The Northern Arapaho Tribe has sued six pharmaceutical companies and three drug distributors that do business in Wyoming for the harm done to tribal members by the opioid crisis, according to a lawsuit filed in federal court on Monday.

"The Tribe has seen child welfare and foster care costs associated with opioid-addicted parents skyrocket, their health services have been overwhelmed, education and addiction therapy costs have substantially increased, and almost every tribal member has been affected," according to the 109-page compliant filed by the Tribe's attorneys.

The Tribe wants a jury trial to recover from the drug companies actual and consequential damages; their revenues and profits from opioid distribution; past and future expenses caused by the epidemic; compensatory damages for treating addicted patients and infants born with opioid-related medical conditions; costs for care of children whose parents suffer from opioid-related disabilities; costs for public safety; and other damages.

The Tribe is suing the defendants under laws about public nuisance; the Racketeer-Influenced and Corrupt Organizations Act; the Lanham Act that forbids using false or misleading information about a good or service; deceptive trade practices; fraud; negligence and gross negligence; negligence per se by misrepresenting the risks and benefits of their products; unjust enrichment; and civil conspiracy.

The manufacturing defendants are:

  • Purdue Pharma, which makes and sells opioids such as OxyContin and Dilaudid. OxyContin is Purdue's best-selling opioid, with annual sales ranging between $2.47 billion and $2.99 billion since 2009.
  • Cephalon makes and sells Actiq and Fentora.
  • Janssen makes and sells fentanyl, an opioid 80 to 100 times more powerful than morphine.
  • Endo Health Solutions develops, markets and sells Opana, Percodan, Percocet and Zydone, as well as generic opioids including oxycodone, oxymorphone, hydromorphone an hydrocodone.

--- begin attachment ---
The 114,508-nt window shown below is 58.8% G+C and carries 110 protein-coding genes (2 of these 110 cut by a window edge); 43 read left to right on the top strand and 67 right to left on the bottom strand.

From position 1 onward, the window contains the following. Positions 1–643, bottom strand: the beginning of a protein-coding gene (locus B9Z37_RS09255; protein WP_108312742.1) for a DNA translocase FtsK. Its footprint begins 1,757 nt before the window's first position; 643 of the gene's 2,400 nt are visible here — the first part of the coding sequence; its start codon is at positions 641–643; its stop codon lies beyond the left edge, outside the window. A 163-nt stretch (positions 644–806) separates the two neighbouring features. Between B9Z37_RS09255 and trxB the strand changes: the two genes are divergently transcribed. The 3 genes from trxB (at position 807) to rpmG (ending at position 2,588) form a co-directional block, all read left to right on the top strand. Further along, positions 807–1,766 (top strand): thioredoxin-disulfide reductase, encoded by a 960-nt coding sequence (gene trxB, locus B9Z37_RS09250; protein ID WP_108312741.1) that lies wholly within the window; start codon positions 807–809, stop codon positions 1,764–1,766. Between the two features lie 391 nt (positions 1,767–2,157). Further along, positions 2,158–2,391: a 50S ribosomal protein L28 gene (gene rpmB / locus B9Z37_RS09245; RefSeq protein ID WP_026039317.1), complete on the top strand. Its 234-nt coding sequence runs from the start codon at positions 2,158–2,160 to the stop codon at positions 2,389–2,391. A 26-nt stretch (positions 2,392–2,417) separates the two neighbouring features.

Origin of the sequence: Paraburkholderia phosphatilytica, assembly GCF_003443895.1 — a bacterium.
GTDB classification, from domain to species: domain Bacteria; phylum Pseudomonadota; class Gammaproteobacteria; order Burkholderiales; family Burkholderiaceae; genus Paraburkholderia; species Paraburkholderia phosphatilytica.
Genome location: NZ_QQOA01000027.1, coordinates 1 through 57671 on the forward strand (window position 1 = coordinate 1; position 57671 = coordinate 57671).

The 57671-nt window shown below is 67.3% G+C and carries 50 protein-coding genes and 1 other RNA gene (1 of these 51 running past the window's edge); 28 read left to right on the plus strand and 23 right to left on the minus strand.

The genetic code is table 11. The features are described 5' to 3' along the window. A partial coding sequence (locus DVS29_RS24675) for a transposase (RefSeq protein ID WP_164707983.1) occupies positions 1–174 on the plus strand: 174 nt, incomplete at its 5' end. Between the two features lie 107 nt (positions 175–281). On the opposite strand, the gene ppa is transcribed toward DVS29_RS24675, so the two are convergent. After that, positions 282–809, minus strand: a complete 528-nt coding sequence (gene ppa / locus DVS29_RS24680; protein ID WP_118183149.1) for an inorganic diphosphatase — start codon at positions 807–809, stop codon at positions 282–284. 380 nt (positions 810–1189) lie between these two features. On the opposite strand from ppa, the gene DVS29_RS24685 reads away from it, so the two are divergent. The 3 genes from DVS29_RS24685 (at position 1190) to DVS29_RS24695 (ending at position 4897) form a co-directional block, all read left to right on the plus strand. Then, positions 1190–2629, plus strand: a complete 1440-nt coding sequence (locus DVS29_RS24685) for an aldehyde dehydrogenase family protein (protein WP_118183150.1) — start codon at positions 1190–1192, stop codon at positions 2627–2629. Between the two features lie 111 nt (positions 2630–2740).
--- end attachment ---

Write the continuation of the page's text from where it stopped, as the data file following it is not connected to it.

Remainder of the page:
• Allergan PLC manufactures and sells Kadian and Norco. Allergan includes Watson Laboratories, Actavis Elizabeth LLC, and Teva Ltd.
  • Mallinckrodt PLC makes and sells oxycodone.

Other tribes have sued opioid manufacturers and distributors. In January, three tribes in South Dakota sued many of the same defendants.

On March 5, three tribes filed a similar lawsuit in federal court in Tacoma, Wash.

In response to the three tribes' lawsuit in Washington state, Purdue Pharma denied the allegations. A company spokesman told the Kitsap Sun in Bremerton, Wash., "We are deeply troubled by the prescription and illicit opioid abuse crisis, and we are dedicated to being part of the solution. As a company grounded in science, we must balance patient access to FDA-approved medicines, while working collaboratively to solve this public health challenge.”

The Northern Arapaho Tribe's lawsuit also named the top three distributors of prescription opioids: AmerisourceBergen, Cardinal Health and McKesson.

The lawsuit outlines the modern history of the use of opioids. Before 1990, medical practice standards dictated opioids only should be used for acute pain, post-surgical pain, or end-of-life care. Doctors generally did not prescribe opioids for chronic pain because of the risks of addiction.

But pharmaceutical companies needed to change this if they wanted larger and more lucrative markets, so they persuaded doctors to unwittingly prescribe huge amounts of opioids, according to the lawsuit. "Defendants also intentionally neglected their obligations to prevent diversion of the highly addictive substance."

In 2016, the national average rate of dispensed opioid prescriptions was 66.5 per 100 persons. In Wyoming, the average was 71.1 per 100. In Fremont and Hot Springs counties, where tribal members live, the rates were 83.3 per 100 and 98.1 per 100 respectively.